Review: The Savage Detectives – Roberto Bolaño

It’s hard to know where to begin with this book since it sprawls across decades and people. The framework of the novel is interesting as it is held between two parts of a diary written by one of the characters who is enamored with Ulises Lima and Arturo Belano. This narrator, Juan Garcia Madero, is a failed law student and aspiring poet. Seen through his naivety, Lima and Belano are wise, experienced men whom he wishes to emulate. However, as the rest of the novel takes place in a series of vignettes told from the perspective of recurring and seemingly random characters, we realize that Lima and Belano are not how Garcia Madero perceives them. Who are they then? 

That’s the question the novel revolves around. Are they small time drug dealers? Poets? Deadbeats? Criminals? Transients? All of those and more? If the story of your life had to be told from the perspective of everyone with whom you interacted, what would it look like? It would look similar to the Savage Detectives, as people try to piece together your motivations, make assumptions about your life and connect effects with causes even though they may be entirely wrong. Some people would see you as flaky, while others might value your trust. However a person is perceived though, it is an ungainly composite.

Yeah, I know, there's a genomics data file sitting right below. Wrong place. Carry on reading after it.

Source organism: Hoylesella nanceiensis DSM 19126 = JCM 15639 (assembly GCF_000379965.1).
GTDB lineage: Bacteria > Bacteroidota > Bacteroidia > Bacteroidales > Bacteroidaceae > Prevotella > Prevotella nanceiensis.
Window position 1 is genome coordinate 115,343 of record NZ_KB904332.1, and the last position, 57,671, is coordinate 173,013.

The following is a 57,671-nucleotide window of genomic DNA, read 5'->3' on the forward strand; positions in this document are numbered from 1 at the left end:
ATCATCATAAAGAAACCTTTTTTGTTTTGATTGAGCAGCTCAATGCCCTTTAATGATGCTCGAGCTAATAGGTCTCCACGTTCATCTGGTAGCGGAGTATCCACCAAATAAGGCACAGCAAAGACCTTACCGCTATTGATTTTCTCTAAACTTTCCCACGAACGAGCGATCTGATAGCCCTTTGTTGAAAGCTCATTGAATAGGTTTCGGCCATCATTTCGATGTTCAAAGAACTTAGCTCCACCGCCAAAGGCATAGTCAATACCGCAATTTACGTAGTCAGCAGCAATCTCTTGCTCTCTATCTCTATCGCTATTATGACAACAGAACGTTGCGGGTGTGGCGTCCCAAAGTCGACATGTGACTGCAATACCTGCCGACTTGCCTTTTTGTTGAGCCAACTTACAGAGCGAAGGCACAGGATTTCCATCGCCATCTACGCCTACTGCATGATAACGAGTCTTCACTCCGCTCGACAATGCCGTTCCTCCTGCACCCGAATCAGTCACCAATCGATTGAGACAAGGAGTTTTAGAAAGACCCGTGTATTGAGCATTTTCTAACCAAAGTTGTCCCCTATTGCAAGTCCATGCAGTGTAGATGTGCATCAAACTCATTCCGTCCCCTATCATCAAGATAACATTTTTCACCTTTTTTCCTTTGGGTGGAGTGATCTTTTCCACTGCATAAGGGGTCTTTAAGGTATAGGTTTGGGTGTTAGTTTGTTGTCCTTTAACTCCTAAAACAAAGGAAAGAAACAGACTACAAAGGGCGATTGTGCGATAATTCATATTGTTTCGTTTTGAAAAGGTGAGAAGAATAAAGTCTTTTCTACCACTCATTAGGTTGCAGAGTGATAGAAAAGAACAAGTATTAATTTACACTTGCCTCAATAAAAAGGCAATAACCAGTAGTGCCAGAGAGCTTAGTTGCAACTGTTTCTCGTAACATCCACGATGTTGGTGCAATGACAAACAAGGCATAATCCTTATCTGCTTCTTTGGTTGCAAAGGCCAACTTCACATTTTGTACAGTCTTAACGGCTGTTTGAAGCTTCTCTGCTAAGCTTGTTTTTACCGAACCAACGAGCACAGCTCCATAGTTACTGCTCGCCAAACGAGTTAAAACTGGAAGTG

In writing the Savage Detectives, Roberto Bola
ño has created an ungainly composite. At times the novel soars, only to be dragged down by fragmentation and weight.

All of the vignettes are told in first person, but they are addressed to someone. I often wondered to whom are they speaking? At first, I imagined it was the initial narrator, Garcia Madero, but upon reaching the end, I no longer believed that. Perhaps they are speaking to some new version of Lima and Belano, some young poet searching for the truth about these two men born in the 50’s, much like Lima and Belano searched for the poet Cesaria Tinajero. Like Cesaria, the two men seem to be adrift as the years pass. Lima appears the most lost of all, while Belano finds peace at the end. At the end of the novel, we understand why and how the two changed. Events happen that cause people to grow up and adapt. The events that take place in the Sonora desert hit Lima and Belano so hard that they spend the rest of their lives trying to recover.

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